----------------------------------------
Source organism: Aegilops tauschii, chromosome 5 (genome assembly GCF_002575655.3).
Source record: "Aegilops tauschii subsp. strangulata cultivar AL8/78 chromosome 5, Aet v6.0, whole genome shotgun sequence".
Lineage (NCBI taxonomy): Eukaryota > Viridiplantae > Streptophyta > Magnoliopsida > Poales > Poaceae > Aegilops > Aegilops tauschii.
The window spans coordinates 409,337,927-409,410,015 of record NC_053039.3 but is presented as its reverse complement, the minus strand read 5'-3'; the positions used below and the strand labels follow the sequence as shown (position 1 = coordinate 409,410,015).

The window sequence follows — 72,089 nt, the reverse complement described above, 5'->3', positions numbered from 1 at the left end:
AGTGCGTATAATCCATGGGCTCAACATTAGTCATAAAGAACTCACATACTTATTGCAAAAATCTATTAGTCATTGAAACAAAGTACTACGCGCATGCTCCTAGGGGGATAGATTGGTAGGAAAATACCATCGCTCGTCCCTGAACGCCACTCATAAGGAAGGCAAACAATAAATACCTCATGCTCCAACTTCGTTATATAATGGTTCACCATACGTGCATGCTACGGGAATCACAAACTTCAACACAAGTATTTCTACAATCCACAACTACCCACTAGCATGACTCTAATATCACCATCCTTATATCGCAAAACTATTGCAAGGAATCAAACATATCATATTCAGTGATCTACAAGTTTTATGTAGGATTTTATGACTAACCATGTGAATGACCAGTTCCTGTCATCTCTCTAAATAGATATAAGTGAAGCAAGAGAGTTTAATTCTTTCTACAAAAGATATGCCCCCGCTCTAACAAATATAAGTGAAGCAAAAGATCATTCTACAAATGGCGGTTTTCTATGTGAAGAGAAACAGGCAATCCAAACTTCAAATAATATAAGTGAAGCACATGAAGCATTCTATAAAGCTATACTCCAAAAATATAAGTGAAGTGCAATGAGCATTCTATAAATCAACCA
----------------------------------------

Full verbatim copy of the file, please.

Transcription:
Source organism: Aegilops tauschii, chromosome 5 (genome assembly GCF_002575655.3).
Source record: "Aegilops tauschii subsp. strangulata cultivar AL8/78 chromosome 5, Aet v6.0, whole genome shotgun sequence".
Lineage (NCBI taxonomy): Eukaryota > Viridiplantae > Streptophyta > Magnoliopsida > Poales > Poaceae > Aegilops > Aegilops tauschii.
The window spans coordinates 409,337,927-409,410,015 of record NC_053039.3 but is presented as its reverse complement, the minus strand read 5'-3'; the positions used below and the strand labels follow the sequence as shown (position 1 = coordinate 409,410,015).

The window sequence follows — 72,089 nt, the reverse complement described above, 5'->3', positions numbered from 1 at the left end:
AGTGCGTATAATCCATGGGCTCAACATTAGTCATAAAGAACTCACATACTTATTGCAAAAATCTATTAGTCATTGAAACAAAGTACTACGCGCATGCTCCTAGGGGGATAGATTGGTAGGAAAATACCATCGCTCGTCCCTGAACGCCACTCATAAGGAAGGCAAACAATAAATACCTCATGCTCCAACTTCGTTATATAATGGTTCACCATACGTGCATGCTACGGGAATCACAAACTTCAACACAAGTATTTCTACAATCCACAACTACCCACTAGCATGACTCTAATATCACCATCCTTATATCGCAAAACTATTGCAAGGAATCAAACATATCATATTCAGTGATCTACAAGTTTTATGTAGGATTTTATGACTAACCATGTGAATGACCAGTTCCTGTCATCTCTCTAAATAGATATAAGTGAAGCAAGAGAGTTTAATTCTTTCTACAAAAGATATGCCCCCGCTCTAACAAATATAAGTGAAGCAAAAGATCATTCTACAAATGGCGGTTTTCTATGTGAAGAGAAACAGGCAATCCAAACTTCAAATAATATAAGTGAAGCACATGAAGCATTCTATAAAGCTATACTCCAAAAATATAAGTGAAGTGCAATGAGCATTCTATAAATCAACCA